Vitamin D signaling is modulated on multiple levels in health and disease.

Musculosceletal Research Center, Orthopedic Department, University of Wuerzburg, Brettreichstrasse 11, D-97074 Wuerzburg, Germany.
Molecular and Cellular Endocrinology (Impact Factor: 4.04). 04/2006; 248(1-2):149-59. DOI: 10.1016/j.mce.2005.11.039
Source: PubMed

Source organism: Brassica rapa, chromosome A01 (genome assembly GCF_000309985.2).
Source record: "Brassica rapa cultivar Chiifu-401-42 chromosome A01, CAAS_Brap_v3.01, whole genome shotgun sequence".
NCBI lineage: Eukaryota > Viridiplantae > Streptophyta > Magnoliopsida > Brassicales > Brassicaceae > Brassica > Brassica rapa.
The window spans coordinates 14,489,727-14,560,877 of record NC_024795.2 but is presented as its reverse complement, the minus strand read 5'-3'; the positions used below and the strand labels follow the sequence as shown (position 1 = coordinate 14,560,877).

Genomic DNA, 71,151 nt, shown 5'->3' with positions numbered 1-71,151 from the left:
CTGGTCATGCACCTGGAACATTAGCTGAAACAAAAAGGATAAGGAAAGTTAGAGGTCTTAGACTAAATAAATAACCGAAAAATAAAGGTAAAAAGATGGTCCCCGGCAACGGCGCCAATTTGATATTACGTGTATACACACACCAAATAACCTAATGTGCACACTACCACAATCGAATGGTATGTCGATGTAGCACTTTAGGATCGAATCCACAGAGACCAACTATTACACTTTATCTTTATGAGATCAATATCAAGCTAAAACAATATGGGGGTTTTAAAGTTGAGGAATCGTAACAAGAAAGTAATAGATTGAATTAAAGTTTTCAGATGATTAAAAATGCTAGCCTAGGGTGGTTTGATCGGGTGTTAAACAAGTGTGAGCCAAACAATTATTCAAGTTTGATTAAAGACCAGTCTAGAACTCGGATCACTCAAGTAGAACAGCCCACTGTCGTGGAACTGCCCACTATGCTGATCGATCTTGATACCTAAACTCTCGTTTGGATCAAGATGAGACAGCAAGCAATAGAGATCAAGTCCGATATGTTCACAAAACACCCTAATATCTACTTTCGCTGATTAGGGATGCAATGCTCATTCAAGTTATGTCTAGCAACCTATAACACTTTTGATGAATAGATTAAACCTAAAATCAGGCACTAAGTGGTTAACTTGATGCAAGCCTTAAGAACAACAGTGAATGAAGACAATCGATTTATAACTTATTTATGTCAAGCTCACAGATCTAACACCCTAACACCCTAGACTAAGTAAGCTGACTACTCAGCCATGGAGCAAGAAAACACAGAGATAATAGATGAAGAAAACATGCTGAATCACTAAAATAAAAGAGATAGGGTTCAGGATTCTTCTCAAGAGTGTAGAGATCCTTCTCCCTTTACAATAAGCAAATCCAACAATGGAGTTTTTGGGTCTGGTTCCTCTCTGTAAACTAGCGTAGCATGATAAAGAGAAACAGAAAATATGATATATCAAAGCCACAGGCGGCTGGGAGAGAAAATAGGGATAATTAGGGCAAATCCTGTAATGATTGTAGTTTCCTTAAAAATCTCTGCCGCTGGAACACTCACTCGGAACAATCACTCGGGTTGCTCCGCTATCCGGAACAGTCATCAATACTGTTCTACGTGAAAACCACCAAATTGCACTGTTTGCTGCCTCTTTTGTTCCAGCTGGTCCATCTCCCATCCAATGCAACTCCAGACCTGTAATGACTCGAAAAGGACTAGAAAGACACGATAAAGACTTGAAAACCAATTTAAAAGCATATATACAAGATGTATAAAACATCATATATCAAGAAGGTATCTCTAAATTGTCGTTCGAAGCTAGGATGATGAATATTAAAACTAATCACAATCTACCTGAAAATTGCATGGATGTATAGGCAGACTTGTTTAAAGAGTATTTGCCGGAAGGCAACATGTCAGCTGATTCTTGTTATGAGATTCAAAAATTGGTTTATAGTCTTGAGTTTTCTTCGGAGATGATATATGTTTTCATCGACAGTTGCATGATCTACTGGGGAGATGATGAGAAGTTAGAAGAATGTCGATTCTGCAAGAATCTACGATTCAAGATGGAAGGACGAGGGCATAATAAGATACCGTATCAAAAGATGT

ABSTRACT Vitamin D signaling is dependent on the availability and turnover of the active Vitamin D receptor (VDR) ligand 1,25-dihydroxycholecalciferol and on the efficiency of VDR transactivation. Activating and inactivating secosteroid metabolizing p450 enzymes, e.g. 25-hydroxylases, 1alpha-hydroxylase and 24-hydroxylase, are responsible for ligand availability on the basis of substrate production in the skin and of nutritional intake of precursors. Net availability of active hormone depends on the delivery of substrate and the balance of activating and inactivating enzymes. 1Alpha-hydroxylase is the critical activating enzyme. It is expressed in the kidney for systemic supply and in target tissues for local secosteroid activation. It is upregulated in the kidney by low calcium intake and parathyroid hormone, downregulated by phosphatonins and proinflammatory signal transduction. Transactivation of VDR depends on the correct molecule structure, effective nuclear translocation and the presence of the unliganded heterodimer partner retinoid X-receptor (RXR) and other nuclear cofactors. Rapid Vitamin D-dependent membrane associated effects and consecutive second messenger activation exert an own pattern of gene regulation. A membrane receptor for these effects is hypothesized but not yet identified. Rickets is the long known clinical syndrome of impaired Vitamin D signaling due to Vitamin D3 deficiency. It can be caused by inherited defects of the cascade, nutritional deficits, lack of sunlight exposure, malabsorption and underlying diseases like chronic inflammation. It has been shown during the last decades that many modifiers of Vitamin D signaling are targets of disease in terms of inherited and acquired syndromes and that Vitamin D signaling is modulated at multiple levels and is more complex than mere mechanistic ligand/receptor/DNA interaction.

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